Welcome to Week I of 'Shore Fishing the Parkland'. Like most of us I am a novice fisherman, loving to fish, but far from an expert. In the following weeks I'll attempt to give those anglers who love to fish but just don't have access a boat a look at some of the options in the Yorkton area where you can fish from shore, and hopefully catch some fish for a good summer fry.
Our first trip takes us north of Yorkton, but not too far. Just get on Highway #9 and head to Canora. You stay on the highway through the town and watch for Whitesand Drive, where you make a right hand turn, and head east.
The road is a grid, and when we headed out Mother's Day it had its share of rough spots, but don't worry, you don't have far to go. It's about three kilometres to the town's water treatment plant, where you turn in and follow the road around to the Canora Dam.
A friend at a yard sale had said the fish were biting, so I had to check it out.
Early in the season the water here is high, and it's moving plenty fast coming over the spillway. The water the day we ventured out was roiling with plenty of white froth on top. Set against the still bare trees which border the water it has a very rustic, wild look to the place.
With the high water finding a fishing spot means finding one of the cut out areas. Some look to be man made to create car access to near the water's edge, while others are nestled in the trees and take a bit of climbing around some deadfall to get too.
The cut out areas provide lots of room to cast, although be ware if it's windy, and Mother's Day afternoon it was, your line may still find a tree. A red five of diamonds of mine was left dangling in one such branch. I could see the hook, but wasn't wading out in the water to try and get it back.
So I found a cut out and headed to the shore. I had heard a yellow lead head was a good choice and went that route to start. It took only a couple of cast and I had one. It was a fighter, and I was expecting a pike as there were a couple of real good-sized 'jacks' on a stringer nearby.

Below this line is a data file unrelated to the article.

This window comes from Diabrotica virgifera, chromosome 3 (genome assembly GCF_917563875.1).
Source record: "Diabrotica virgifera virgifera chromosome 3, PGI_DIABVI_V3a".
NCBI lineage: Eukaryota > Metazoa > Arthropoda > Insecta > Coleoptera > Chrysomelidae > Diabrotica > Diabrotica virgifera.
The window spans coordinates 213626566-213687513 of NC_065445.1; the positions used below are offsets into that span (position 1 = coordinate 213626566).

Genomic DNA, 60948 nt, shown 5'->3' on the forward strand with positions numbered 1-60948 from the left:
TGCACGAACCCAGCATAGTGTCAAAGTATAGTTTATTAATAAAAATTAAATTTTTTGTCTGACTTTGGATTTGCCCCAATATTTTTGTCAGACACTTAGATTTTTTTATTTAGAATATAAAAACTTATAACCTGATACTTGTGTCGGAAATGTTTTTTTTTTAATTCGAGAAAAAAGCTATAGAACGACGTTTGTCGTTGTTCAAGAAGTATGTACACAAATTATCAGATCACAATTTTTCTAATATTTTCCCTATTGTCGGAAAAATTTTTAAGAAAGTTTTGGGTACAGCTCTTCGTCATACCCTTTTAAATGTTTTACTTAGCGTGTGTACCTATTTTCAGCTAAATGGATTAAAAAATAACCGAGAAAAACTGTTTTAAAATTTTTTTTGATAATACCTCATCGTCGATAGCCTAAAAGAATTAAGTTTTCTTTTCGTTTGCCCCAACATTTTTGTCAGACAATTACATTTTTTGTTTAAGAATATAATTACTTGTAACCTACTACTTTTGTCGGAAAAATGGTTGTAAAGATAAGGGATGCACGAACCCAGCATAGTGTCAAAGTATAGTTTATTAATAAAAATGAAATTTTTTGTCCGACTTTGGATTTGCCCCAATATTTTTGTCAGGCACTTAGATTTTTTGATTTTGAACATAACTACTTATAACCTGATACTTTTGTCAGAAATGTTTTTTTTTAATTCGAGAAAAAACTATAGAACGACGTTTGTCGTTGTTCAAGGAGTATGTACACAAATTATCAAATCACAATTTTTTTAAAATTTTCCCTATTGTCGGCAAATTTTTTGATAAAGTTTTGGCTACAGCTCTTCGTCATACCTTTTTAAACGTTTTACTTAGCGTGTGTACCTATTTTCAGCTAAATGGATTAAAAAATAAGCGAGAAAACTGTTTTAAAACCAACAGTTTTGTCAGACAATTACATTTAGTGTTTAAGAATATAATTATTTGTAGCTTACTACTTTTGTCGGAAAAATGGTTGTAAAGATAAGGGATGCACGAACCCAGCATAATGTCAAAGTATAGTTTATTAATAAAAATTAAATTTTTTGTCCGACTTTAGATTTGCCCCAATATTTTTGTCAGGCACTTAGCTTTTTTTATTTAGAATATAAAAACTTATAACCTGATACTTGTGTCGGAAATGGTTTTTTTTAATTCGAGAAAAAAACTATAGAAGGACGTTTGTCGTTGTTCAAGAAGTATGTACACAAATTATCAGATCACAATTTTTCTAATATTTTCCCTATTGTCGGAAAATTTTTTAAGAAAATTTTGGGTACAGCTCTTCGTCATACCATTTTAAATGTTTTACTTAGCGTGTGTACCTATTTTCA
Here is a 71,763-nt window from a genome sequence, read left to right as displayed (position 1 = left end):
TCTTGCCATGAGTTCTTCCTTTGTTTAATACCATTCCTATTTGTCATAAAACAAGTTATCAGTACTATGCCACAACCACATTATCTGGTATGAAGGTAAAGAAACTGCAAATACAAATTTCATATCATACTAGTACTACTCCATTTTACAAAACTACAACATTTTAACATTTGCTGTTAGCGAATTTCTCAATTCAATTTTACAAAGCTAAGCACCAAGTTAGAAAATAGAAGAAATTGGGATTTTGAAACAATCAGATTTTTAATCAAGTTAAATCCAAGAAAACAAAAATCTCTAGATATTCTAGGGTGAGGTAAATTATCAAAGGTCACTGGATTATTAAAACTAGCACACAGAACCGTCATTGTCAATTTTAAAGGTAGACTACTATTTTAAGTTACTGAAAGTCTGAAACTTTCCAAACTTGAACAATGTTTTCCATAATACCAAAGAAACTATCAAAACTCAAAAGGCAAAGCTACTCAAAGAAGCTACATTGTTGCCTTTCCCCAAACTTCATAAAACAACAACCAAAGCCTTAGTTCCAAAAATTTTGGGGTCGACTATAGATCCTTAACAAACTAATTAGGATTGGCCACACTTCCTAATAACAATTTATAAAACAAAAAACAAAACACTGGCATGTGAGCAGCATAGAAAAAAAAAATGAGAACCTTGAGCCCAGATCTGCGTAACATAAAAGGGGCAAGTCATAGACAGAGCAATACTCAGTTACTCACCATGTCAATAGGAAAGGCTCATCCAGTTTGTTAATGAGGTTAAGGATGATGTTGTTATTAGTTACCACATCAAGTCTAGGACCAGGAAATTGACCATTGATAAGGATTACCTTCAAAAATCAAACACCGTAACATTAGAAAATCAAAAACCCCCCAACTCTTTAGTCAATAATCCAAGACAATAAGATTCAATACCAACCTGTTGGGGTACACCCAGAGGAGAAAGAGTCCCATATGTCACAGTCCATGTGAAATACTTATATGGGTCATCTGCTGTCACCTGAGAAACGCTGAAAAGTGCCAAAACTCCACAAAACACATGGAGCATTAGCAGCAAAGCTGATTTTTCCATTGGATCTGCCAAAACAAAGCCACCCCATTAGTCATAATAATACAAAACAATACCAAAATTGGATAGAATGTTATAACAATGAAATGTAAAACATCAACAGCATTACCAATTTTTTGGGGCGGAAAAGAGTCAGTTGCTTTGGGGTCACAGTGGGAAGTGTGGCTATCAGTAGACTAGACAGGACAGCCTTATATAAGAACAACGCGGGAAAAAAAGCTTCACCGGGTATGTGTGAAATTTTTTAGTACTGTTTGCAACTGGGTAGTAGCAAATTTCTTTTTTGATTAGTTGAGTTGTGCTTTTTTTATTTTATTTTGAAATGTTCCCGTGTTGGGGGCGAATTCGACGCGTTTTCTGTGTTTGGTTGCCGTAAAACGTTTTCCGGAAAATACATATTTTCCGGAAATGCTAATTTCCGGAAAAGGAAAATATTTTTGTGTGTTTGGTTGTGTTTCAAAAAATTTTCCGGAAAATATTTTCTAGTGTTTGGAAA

To my surprise it was a red horse sucker, and to my shock it had actually taken the hook, it wasn't a snag catch.
Now you can fry suckers although I never have, and some people can them, and they are tasty that way, but I tossed this one back.
It would be the only one I caught during the day, but I probably saw a thousand. The suckers were jumping in a veritable frenzy. I have fished for years from the Hanson Lake Road south, and never saw fish jumping like that. It was an amazing experience.
A couple of casts later I had a pickerel, and figured I was in for a good day.
I was, but it wasn't an easy one.
The fast water and wind was enough to take a lot of hooks to the bottom where rocks and other snags claimed them. The fast water meant cast positioning was important because in some areas the current would speed a hook toward shore and more hidden branch to snag on.
There was a trip to the fishing lure aisle to replenish lead heads after the day, but that is part of fishing.
While the start was promising, the third catch was a pike, the fish weren't exactly stampeding to bite. Nibbles out-numbered the bites, and on more than one occasion a fish close enough to shore to see it in the water spit the hook and swam happily away, leaving a frustrated angler.
By later afternoon I was tired from fighting snags and wind, but at least the bucket was slowly filling.
It helped too to see a beaver out for a current-enhanced swim, and the sun setting over the water was beautiful.
So was a shore supper of cold fried chicken and homemade potato salad.
As evening arrived the wind went down and fishing became easier, aided further by a move to a small red five-of-diamonds hook.
By 8-ish I had my limit of pike, nothing massive, but a good eating string.
And as the sun dipped lower the five-of-diamonds did what it often does, attracted the pickerel. I had two, and was within a cast, or two of giving up for the day when number three bit and stayed on the hook until shore.
That was enough incentive to give it a few more casts, and one of them got a bite. As I turned the reel handle all I could think was 'please don't be a 'jack'.' Fortunately it wasn't. It was the fourth pickerel.
Since moving to Yorkton I have had good nights catching pickerel, and good ones putting jack on the stringer, but to limit on both in the same day is something I don't recalling having done since my school years fishing Tobin Lake, so it was a great day.
The fishing was at times trying, and I was throwing hooks for about six hours, but the results were worth it. Being that the fishing spot is only about 35-minutes away means more trips are in my future.
Definitely one to check out early in the season at least.